Playing by the rules is not enough in the advertising world as BT Consumer has just found out with an advert it was running for its fibre based Infinity products in June 2014. A complaint was lodged about the legibility of some of the on-screen text.
"Introductory offer ends 25/06/14. New UK residential BT Broadband customers. 18m term. £18/month from month 19. 40GB usage & Net Protect Plus. Payable by D.D. £6.95 delivery & £30 activation. Subject to availability, min line speed & computer specs. Sport on TV requires 12m broadband contract & ongoing renewal. Sky box & active viewing card required. Online requires 400Kbps speed. Excludes Multiscreen. Terms apply."Copy of text that was too hard to read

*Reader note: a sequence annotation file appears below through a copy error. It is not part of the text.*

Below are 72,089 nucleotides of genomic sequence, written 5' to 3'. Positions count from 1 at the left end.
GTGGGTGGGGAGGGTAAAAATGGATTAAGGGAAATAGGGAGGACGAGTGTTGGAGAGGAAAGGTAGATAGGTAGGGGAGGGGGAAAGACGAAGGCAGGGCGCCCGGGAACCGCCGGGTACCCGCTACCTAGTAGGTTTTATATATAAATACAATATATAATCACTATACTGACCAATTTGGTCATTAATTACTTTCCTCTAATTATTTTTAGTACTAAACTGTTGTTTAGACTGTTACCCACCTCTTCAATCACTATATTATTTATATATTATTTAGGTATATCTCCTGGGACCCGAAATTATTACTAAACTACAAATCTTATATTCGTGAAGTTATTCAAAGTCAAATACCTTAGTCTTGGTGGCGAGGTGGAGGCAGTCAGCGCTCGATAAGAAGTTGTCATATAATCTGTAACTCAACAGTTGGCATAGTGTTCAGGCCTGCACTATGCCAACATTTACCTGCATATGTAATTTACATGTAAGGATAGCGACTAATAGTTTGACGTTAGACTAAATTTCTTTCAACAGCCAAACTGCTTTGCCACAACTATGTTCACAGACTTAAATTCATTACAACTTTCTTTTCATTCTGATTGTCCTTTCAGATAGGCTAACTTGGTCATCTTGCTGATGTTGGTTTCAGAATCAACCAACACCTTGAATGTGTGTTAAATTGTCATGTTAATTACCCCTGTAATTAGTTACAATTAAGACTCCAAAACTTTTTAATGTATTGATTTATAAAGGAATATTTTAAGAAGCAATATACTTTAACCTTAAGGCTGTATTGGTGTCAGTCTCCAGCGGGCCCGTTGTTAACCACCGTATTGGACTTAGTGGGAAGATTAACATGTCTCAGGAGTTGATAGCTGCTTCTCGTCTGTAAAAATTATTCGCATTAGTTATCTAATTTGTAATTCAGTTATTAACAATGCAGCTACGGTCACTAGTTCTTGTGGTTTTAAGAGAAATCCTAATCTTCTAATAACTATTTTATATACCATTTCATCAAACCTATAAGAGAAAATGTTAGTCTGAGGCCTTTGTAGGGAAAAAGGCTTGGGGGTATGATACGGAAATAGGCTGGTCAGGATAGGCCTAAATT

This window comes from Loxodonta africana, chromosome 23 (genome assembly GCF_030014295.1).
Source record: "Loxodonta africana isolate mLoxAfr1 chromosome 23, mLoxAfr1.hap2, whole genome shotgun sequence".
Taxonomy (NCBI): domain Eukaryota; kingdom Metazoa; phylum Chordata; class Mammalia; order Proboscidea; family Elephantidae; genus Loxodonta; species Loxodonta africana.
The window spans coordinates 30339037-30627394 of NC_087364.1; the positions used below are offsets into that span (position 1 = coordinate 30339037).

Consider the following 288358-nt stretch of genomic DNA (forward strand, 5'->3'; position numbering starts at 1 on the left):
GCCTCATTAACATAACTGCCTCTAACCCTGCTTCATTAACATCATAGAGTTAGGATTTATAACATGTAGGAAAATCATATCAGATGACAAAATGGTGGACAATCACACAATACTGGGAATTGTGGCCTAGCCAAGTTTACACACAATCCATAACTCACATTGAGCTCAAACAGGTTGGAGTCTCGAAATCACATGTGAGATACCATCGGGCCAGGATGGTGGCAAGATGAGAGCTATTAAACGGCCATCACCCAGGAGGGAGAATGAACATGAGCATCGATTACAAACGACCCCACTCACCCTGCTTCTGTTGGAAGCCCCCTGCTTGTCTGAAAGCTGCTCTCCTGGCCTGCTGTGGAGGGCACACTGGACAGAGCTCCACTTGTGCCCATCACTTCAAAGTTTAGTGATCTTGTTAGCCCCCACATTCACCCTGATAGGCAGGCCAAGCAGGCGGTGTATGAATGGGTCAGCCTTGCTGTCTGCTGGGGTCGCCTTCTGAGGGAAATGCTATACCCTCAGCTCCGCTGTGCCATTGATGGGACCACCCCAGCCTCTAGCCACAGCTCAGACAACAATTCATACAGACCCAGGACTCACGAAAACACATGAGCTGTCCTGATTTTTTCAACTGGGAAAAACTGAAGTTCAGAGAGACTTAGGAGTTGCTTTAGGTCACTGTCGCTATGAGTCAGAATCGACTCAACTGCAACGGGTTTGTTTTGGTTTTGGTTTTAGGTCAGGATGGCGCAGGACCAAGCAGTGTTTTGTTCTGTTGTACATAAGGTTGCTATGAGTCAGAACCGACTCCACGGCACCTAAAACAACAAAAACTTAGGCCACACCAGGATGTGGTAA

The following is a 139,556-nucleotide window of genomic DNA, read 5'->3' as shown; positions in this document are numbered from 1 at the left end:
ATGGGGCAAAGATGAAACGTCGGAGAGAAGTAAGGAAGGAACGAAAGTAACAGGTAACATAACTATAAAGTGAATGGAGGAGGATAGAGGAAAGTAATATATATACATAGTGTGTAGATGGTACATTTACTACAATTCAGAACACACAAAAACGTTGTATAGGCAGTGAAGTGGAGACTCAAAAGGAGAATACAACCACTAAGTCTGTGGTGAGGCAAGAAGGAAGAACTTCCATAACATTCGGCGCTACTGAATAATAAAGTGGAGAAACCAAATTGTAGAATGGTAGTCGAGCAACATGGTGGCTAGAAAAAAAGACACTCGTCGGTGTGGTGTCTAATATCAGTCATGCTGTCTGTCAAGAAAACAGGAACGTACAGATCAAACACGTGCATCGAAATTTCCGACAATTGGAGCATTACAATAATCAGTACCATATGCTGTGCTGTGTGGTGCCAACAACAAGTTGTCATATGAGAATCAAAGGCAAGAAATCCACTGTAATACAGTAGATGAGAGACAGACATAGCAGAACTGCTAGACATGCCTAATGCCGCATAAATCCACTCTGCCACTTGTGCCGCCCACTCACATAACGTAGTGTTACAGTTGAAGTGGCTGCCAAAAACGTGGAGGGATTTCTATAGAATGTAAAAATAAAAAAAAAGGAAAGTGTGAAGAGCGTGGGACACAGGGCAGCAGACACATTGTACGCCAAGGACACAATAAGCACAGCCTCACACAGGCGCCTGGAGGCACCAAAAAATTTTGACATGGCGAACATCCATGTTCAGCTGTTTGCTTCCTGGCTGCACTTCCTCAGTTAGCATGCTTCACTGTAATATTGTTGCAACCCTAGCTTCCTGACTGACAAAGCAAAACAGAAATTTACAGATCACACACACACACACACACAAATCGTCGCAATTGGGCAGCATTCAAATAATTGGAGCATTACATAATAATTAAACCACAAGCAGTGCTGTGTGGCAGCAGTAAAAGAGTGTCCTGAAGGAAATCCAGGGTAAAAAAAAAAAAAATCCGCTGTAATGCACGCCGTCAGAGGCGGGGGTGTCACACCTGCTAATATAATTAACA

The complaint was upheld even though the text had passed Clearcast legibility checks and was 17 lines high when the BCAP rules required 14 lines high. Apparently the ASA upheld the ruling because the superimposed nature of the text made it appear compressed and difficult to read.
Given such a large block of text, we are surprised that the length of time on-screen was not a major factor too. It is a case of damned if you do, damned if you don't, since the rules require the majority of this text. With the amount of online shopping, is it perhaps not time for adverts to be allowed to reduce the growing amount of small print in the TV version if a specific landing page features that covers the small print as soon as a visitor lands on it?